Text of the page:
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Kauai False Killer Whales

False killer whales aren’t whales at all—they’re dolphins! They’re named so because their skull shape is super similar to that of the more widely known Orca whale species. If you think you see an Orca on one of our Kauai boat tours, you might be looking at a false killer whale. Both are great sightings, either way!

False killer whales put on a show—they’re fast, active swimmers and individuals will often breach clear out of the water and land on their side with a dramatic splash. Other times, they’ll do a “spy hop”, emerging from the water with just their head held high upwards and their mouth open, revealing some of their 44 teeth.

False killer whales are dark grey to black (typically slightly lighter on the underside) and sport a slender body with a sickle-shaped dorsal fin that may be more than a foot high.  These dolphins can reach lengths of 18’ long and can weigh up to 3,200 lbs.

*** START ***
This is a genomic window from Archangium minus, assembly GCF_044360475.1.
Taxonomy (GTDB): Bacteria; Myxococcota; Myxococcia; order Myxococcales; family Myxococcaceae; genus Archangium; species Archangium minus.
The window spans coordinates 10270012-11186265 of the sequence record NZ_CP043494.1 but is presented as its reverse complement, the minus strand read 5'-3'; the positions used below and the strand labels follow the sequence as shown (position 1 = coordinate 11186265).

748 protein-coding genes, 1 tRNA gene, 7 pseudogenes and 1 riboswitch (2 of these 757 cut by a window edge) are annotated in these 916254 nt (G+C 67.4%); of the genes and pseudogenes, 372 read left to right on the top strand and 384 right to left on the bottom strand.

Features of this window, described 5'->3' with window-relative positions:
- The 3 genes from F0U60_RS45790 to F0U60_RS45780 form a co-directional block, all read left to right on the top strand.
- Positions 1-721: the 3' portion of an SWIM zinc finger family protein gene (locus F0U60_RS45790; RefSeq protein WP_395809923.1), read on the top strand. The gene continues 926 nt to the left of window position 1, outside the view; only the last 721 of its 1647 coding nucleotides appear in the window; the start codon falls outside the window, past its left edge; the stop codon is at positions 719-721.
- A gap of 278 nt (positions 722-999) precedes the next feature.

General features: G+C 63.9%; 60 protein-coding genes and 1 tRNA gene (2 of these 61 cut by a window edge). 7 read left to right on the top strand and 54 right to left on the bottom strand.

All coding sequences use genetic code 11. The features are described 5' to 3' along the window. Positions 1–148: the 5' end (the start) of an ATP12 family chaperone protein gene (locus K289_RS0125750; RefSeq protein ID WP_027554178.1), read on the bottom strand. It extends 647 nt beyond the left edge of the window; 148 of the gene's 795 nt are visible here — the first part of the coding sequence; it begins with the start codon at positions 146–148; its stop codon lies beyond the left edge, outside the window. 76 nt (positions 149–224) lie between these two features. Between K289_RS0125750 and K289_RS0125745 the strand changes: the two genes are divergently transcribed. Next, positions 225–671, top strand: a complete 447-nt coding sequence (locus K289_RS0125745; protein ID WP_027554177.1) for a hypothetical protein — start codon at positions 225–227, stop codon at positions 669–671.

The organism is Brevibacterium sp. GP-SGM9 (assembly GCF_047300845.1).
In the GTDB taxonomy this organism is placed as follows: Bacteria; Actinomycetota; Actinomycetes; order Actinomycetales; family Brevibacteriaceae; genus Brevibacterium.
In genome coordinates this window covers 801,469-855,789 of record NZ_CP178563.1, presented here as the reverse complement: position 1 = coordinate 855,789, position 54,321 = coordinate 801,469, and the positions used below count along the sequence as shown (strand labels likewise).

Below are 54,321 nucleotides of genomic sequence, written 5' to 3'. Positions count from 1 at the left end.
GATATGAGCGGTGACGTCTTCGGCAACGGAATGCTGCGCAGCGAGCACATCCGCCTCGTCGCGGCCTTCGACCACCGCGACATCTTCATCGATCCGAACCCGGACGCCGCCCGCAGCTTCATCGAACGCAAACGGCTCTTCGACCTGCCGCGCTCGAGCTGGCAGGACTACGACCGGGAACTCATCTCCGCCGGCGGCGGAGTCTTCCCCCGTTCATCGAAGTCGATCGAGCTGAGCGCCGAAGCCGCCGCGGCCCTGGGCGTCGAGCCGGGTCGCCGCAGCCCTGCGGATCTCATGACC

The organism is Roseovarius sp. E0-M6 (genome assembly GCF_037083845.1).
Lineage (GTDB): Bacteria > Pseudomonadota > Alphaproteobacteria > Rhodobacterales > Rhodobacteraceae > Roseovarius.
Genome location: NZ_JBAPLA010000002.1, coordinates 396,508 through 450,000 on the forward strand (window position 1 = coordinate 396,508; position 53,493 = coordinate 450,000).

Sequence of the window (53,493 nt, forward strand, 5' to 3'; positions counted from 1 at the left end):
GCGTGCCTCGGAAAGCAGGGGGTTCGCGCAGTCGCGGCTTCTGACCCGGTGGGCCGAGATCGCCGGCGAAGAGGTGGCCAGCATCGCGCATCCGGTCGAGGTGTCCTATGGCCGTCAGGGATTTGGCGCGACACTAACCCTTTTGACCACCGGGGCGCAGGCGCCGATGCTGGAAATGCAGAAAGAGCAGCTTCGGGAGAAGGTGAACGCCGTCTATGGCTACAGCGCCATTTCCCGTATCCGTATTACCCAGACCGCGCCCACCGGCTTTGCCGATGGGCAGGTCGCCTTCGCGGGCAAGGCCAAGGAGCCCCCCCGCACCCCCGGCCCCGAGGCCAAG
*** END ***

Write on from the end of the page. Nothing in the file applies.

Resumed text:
False killer whales are social animals that create long-term bonds, living in pods of 10-20 individuals, with a lifespan of about 60 years. And get this– they share their prey with each other and even with humans. YES, false killer whales around the world (including Hawaii) have been known to offer fish such as tuna and mahi-mahi to snorkelers and divers! It’s comforting that there have never been any reports of these generous creatures killing humans, but still—would an encounter like that be a little too exciting?!

Sadly, long-line fishing in Hawaii takes its toll on the local population—it’s estimated (by Cascadia Research Collective) that the population has decreased by approximately 75% over the last thirty years. Getting entangled in lines and swallowing hooks are serious threats to the local false killer whales and when we’re lucky enough to see them, they almost always bear scars from interactions with fishing gear.

At Holo Holo, we’re not big fans of keeping wild animals in captivity. That said, here’s a fun fact. In 1985, a male false killer whale kept at Sea Life Park on Oahu successfully mated with a female bottlenose dolphin, creating an extremely rare fertile hybrid called a “wolphin.” Wolphins have reportedly been born in the wild as well.